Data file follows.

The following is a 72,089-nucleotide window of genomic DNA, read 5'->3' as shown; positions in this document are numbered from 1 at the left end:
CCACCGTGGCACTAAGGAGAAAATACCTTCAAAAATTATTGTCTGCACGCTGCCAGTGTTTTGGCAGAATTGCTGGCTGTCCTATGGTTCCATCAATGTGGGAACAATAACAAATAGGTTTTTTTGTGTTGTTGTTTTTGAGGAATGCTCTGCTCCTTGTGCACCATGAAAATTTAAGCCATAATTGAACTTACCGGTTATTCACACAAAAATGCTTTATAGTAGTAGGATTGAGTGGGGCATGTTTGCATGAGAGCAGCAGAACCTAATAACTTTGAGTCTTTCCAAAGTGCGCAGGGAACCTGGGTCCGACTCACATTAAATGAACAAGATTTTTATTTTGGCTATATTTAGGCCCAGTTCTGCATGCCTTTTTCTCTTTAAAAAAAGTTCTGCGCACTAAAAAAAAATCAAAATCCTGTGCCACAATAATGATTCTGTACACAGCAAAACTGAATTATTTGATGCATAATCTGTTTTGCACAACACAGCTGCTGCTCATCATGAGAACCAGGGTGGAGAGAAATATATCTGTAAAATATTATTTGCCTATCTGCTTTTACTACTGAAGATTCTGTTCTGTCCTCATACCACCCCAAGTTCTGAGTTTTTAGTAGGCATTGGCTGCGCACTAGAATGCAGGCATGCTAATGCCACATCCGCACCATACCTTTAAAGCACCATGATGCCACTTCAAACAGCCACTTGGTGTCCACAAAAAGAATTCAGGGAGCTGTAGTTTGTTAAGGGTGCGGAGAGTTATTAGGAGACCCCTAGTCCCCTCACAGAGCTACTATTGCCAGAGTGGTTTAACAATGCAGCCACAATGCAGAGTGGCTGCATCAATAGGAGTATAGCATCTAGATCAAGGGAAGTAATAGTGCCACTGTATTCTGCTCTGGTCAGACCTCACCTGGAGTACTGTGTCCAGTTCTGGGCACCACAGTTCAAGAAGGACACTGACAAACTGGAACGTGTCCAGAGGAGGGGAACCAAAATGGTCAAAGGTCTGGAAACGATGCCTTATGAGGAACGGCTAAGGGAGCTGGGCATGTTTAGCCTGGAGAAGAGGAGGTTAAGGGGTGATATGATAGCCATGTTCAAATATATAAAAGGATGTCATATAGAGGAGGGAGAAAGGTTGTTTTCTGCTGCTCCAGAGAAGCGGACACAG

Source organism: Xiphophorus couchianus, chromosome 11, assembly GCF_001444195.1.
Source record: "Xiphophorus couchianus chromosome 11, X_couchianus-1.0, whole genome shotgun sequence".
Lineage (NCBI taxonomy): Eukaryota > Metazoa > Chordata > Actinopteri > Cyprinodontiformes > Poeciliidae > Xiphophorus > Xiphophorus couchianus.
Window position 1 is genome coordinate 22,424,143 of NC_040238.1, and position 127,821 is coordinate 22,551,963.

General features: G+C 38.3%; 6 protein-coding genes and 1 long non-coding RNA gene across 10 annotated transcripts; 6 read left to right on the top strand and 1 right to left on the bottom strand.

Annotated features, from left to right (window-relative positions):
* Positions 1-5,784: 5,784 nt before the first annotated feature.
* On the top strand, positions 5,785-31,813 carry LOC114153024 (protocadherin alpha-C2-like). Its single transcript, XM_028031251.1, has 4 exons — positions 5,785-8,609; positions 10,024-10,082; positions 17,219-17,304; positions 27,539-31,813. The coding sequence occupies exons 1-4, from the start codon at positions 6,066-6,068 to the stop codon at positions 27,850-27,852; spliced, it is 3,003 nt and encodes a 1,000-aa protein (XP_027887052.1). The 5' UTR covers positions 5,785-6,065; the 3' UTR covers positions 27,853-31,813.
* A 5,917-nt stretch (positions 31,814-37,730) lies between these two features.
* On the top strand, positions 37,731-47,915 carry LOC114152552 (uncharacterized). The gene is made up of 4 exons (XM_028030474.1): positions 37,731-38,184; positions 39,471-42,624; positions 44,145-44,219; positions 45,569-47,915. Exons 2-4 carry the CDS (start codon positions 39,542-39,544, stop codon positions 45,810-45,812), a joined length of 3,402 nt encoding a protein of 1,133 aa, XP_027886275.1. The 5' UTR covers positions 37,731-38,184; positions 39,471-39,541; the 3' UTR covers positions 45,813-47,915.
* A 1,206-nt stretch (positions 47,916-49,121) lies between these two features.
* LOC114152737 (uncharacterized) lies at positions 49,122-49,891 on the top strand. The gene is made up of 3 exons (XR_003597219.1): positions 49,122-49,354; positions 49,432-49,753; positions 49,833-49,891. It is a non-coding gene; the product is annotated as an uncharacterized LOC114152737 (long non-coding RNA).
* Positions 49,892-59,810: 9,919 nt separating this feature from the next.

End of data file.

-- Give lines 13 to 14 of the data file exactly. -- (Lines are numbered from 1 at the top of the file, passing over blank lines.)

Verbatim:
* A 1,206-nt stretch (positions 47,916-49,121) lies between these two features.
* LOC114152737 (uncharacterized) lies at positions 49,122-49,891 on the top strand. The gene is made up of 3 exons (XR_003597219.1): positions 49,122-49,354; positions 49,432-49,753; positions 49,833-49,891. It is a non-coding gene; the product is annotated as an uncharacterized LOC114152737 (long non-coding RNA).